While not specifically calling it “revenge,” Michael Schiavo has fired a shot over the bow at the “Bible-thumping politicians” whom he claims used his wife, Terri Schiavo, as a political football last spring.
Schiavo has announced the formation of a political action committee, called Terri PAC, in hopes of raising funds to defeat the politicians who tried to intervene in the seven-year court battle over the life of the 41-year-old brain-injured woman.
Since 1998, Schiavo sought the removal of Terri Schiavo’s life-sustaining feeding tube. Her parents and siblings, the Schindlers, fought to keep it in place. She had no written advance directive.
Despite the unprecedented intervention by the Florida Legislature and Gov. Jeb Bush in October 2003 and again in March, and by Congress and President Bush, the court-ordered removal of the feeding tube was carried out on March 18, and Terri Schiavo dehydrated to death 13 days later.
“For 15 years, I have been watching the politicians working their ways into my case. I felt I needed to do something when this was all said and done,” Schiavo told the online news magazine Salon. “I didn’t ask for this fight, but now I am ready.”
Salon reports the PAC will name those politicians who supported government intervention in his wife’s case, as well as those who opposed it. Schiavo called Rep. Tom DeLay, R-Texas, Sen. Bill Frist, R-Tenn., and Sen. Rick Santorum, R-Pa., primary targets of the effort.
Michael Schiavo (Photo: Baynews9.com)
This is not Schiavo’s first foray into the political arena. WorldNetDaily reported last month he weighed in on the closely watched Virginia gubernatorial race with an endorsement of Lt. Gov. Tim Kaine over Republican rival, Jerry Kilgore. Kaine came out of the too-close-to-call race victorious.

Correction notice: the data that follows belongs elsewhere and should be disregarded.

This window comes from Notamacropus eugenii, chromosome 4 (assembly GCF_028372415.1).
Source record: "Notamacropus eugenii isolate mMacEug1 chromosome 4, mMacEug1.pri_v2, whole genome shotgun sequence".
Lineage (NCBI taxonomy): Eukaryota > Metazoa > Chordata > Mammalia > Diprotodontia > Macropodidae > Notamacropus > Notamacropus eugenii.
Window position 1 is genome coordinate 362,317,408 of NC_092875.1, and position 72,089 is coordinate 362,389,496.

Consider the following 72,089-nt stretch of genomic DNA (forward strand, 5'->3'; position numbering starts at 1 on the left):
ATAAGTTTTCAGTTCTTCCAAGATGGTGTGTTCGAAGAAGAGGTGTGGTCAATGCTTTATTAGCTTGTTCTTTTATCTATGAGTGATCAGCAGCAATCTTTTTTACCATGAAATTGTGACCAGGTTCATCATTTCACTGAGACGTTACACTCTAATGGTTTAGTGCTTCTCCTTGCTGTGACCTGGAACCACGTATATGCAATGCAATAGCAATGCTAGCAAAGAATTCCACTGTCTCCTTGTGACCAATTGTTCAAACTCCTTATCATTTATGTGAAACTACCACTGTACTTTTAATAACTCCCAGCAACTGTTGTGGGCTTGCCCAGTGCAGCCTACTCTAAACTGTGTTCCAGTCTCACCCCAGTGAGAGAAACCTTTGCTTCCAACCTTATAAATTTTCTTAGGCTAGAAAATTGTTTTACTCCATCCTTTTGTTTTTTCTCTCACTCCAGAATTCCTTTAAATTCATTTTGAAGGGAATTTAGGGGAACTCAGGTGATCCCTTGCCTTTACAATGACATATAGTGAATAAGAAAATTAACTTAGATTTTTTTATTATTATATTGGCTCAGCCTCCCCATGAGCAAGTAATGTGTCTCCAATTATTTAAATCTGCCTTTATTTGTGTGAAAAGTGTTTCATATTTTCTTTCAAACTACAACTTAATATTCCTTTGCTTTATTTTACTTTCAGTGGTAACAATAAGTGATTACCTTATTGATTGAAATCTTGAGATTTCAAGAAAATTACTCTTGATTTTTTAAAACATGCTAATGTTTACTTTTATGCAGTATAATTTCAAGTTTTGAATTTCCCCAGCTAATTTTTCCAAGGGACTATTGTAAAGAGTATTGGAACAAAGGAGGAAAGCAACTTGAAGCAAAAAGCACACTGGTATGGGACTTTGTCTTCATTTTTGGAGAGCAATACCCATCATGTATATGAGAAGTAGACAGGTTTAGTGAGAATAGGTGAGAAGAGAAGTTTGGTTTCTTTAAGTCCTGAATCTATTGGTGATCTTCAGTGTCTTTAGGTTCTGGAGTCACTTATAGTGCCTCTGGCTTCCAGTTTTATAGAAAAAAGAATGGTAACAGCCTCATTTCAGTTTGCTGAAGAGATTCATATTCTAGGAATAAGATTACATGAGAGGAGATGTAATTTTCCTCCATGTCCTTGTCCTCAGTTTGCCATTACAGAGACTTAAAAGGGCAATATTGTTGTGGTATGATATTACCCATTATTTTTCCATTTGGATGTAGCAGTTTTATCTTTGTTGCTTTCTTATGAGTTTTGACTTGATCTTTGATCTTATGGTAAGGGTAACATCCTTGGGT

“I have seen firsthand what can happen when a governor disagrees with a single citizen,” Schiavo said in a statement announcing his endorsement released by the Miami-based Democratic political consulting firm November Group. “In Florida, Gov. Jeb Bush abused the power of his office in an attempt to replace my personal family decisions with his own opinions and political grandstanding.”
Schiavo said he was provoked to involve himself in the Virginia election
after Kilgore stated during a televised debate he did “not agree to the
forced starvation of any individual.”
WorldNetDaily reported Schiavo’s endorsement of Kaine prompted a chorus of criticism.
“Who cares what this man thinks? He legally starved his wife to death. Why does his opinion matter to anyone?” was the response posted by W. D. Patton on BayNews9’s online Viewer Center message board. Patton’s sentiment struck a common chord among the 26 messages posted in response to Schiavo’s endorsement.
Schiavo, a Clearwater, Fla., resident told Salon he hoped to impact the upcoming Florida governor’s race. Due to term limits, Bush cannot run for re-election.
“We are going to focus on holding these people accountable,” he said.
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